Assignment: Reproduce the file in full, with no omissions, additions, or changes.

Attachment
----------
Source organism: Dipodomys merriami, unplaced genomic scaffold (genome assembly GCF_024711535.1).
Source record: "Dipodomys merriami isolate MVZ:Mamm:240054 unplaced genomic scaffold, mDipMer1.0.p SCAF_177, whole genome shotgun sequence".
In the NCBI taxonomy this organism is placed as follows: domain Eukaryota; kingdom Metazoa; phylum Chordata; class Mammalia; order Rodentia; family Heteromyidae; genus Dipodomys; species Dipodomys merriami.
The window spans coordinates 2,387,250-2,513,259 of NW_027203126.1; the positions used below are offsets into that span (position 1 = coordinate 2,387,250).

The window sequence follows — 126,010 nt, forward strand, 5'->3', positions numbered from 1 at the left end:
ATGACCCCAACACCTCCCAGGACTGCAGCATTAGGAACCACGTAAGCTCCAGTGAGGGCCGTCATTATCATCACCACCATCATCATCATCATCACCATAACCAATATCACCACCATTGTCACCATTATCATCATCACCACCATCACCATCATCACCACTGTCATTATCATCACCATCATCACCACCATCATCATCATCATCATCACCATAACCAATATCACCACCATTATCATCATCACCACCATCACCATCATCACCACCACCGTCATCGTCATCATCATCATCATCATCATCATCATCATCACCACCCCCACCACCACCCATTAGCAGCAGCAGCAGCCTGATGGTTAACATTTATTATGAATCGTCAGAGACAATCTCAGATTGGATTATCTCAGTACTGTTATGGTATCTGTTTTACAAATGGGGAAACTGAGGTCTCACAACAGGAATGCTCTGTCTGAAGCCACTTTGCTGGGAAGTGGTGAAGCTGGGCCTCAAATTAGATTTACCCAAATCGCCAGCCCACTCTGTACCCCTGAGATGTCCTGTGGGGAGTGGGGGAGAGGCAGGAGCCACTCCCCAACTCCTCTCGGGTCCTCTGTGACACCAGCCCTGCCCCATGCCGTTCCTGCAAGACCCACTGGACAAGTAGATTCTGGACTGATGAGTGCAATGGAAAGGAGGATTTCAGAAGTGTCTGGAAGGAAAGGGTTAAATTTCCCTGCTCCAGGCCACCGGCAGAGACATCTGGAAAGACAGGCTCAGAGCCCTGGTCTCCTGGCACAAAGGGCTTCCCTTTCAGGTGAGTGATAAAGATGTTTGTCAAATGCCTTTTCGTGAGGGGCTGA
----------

Source organism: Dipodomys merriami, unplaced genomic scaffold (genome assembly GCF_024711535.1).
Source record: "Dipodomys merriami isolate MVZ:Mamm:240054 unplaced genomic scaffold, mDipMer1.0.p SCAF_177, whole genome shotgun sequence".
In the NCBI taxonomy this organism is placed as follows: domain Eukaryota; kingdom Metazoa; phylum Chordata; class Mammalia; order Rodentia; family Heteromyidae; genus Dipodomys; species Dipodomys merriami.
The window spans coordinates 2,387,250-2,513,259 of NW_027203126.1; the positions used below are offsets into that span (position 1 = coordinate 2,387,250).

The window sequence follows — 126,010 nt, forward strand, 5'->3', positions numbered from 1 at the left end:
ATGACCCCAACACCTCCCAGGACTGCAGCATTAGGAACCACGTAAGCTCCAGTGAGGGCCGTCATTATCATCACCACCATCATCATCATCATCACCATAACCAATATCACCACCATTGTCACCATTATCATCATCACCACCATCACCATCATCACCACTGTCATTATCATCACCATCATCACCACCATCATCATCATCATCATCACCATAACCAATATCACCACCATTATCATCATCACCACCATCACCATCATCACCACCACCGTCATCGTCATCATCATCATCATCATCATCATCATCATCACCACCCCCACCACCACCCATTAGCAGCAGCAGCAGCCTGATGGTTAACATTTATTATGAATCGTCAGAGACAATCTCAGATTGGATTATCTCAGTACTGTTATGGTATCTGTTTTACAAATGGGGAAACTGAGGTCTCACAACAGGAATGCTCTGTCTGAAGCCACTTTGCTGGGAAGTGGTGAAGCTGGGCCTCAAATTAGATTTACCCAAATCGCCAGCCCACTCTGTACCCCTGAGATGTCCTGTGGGGAGTGGGGGAGAGGCAGGAGCCACTCCCCAACTCCTCTCGGGTCCTCTGTGACACCAGCCCTGCCCCATGCCGTTCCTGCAAGACCCACTGGACAAGTAGATTCTGGACTGATGAGTGCAATGGAAAGGAGGATTTCAGAAGTGTCTGGAAGGAAAGGGTTAAATTTCCCTGCTCCAGGCCACCGGCAGAGACATCTGGAAAGACAGGCTCAGAGCCCTGGTCTCCTGGCACAAAGGGCTTCCCTTTCAGGTGAGTGATAAAGATGTTTGTCAAATGCCTTTTCGTGAGGGGCTGA